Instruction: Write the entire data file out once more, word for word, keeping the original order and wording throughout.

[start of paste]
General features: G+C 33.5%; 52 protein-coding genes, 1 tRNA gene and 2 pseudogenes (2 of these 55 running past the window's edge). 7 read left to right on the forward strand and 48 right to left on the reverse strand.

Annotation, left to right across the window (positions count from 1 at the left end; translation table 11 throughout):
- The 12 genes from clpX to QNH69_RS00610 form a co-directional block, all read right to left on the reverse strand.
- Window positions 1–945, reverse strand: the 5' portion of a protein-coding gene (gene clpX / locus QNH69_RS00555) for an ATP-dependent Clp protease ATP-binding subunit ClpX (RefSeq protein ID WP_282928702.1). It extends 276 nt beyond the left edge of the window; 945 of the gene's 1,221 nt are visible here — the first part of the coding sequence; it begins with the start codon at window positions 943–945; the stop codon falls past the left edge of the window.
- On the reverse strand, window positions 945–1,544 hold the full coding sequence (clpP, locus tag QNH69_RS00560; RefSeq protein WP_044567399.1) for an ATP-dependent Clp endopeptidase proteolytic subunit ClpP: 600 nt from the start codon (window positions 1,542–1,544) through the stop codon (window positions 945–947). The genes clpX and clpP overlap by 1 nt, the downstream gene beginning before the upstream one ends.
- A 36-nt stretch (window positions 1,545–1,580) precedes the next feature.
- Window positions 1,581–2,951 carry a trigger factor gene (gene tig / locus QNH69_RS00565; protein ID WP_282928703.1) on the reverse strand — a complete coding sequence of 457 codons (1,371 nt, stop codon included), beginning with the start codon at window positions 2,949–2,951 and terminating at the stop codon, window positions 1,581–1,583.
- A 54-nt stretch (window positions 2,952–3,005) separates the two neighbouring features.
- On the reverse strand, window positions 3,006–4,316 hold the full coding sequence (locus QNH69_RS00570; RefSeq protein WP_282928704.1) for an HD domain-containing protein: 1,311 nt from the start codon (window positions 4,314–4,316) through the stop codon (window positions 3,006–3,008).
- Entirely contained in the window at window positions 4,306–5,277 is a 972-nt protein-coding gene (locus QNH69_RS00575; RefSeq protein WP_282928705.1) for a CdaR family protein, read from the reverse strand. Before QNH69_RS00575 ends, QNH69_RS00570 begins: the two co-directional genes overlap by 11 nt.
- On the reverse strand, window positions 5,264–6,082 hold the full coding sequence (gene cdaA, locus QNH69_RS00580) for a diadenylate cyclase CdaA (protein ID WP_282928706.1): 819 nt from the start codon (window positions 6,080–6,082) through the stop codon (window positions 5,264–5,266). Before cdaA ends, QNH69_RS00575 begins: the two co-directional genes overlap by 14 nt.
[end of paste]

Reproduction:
General features: G+C 33.5%; 52 protein-coding genes, 1 tRNA gene and 2 pseudogenes (2 of these 55 running past the window's edge). 7 read left to right on the forward strand and 48 right to left on the reverse strand.

Annotation, left to right across the window (positions count from 1 at the left end; translation table 11 throughout):
- The 12 genes from clpX to QNH69_RS00610 form a co-directional block, all read right to left on the reverse strand.
- Window positions 1–945, reverse strand: the 5' portion of a protein-coding gene (gene clpX / locus QNH69_RS00555) for an ATP-dependent Clp protease ATP-binding subunit ClpX (RefSeq protein ID WP_282928702.1). It extends 276 nt beyond the left edge of the window; 945 of the gene's 1,221 nt are visible here — the first part of the coding sequence; it begins with the start codon at window positions 943–945; the stop codon falls past the left edge of the window.
- On the reverse strand, window positions 945–1,544 hold the full coding sequence (clpP, locus tag QNH69_RS00560; RefSeq protein WP_044567399.1) for an ATP-dependent Clp endopeptidase proteolytic subunit ClpP: 600 nt from the start codon (window positions 1,542–1,544) through the stop codon (window positions 945–947). The genes clpX and clpP overlap by 1 nt, the downstream gene beginning before the upstream one ends.
- A 36-nt stretch (window positions 1,545–1,580) precedes the next feature.
- Window positions 1,581–2,951 carry a trigger factor gene (gene tig / locus QNH69_RS00565; protein ID WP_282928703.1) on the reverse strand — a complete coding sequence of 457 codons (1,371 nt, stop codon included), beginning with the start codon at window positions 2,949–2,951 and terminating at the stop codon, window positions 1,581–1,583.
- A 54-nt stretch (window positions 2,952–3,005) separates the two neighbouring features.
- On the reverse strand, window positions 3,006–4,316 hold the full coding sequence (locus QNH69_RS00570; RefSeq protein WP_282928704.1) for an HD domain-containing protein: 1,311 nt from the start codon (window positions 4,314–4,316) through the stop codon (window positions 3,006–3,008).
- Entirely contained in the window at window positions 4,306–5,277 is a 972-nt protein-coding gene (locus QNH69_RS00575; RefSeq protein WP_282928705.1) for a CdaR family protein, read from the reverse strand. Before QNH69_RS00575 ends, QNH69_RS00570 begins: the two co-directional genes overlap by 11 nt.
- On the reverse strand, window positions 5,264–6,082 hold the full coding sequence (gene cdaA, locus QNH69_RS00580) for a diadenylate cyclase CdaA (protein ID WP_282928706.1): 819 nt from the start codon (window positions 6,080–6,082) through the stop codon (window positions 5,264–5,266). Before cdaA ends, QNH69_RS00575 begins: the two co-directional genes overlap by 14 nt.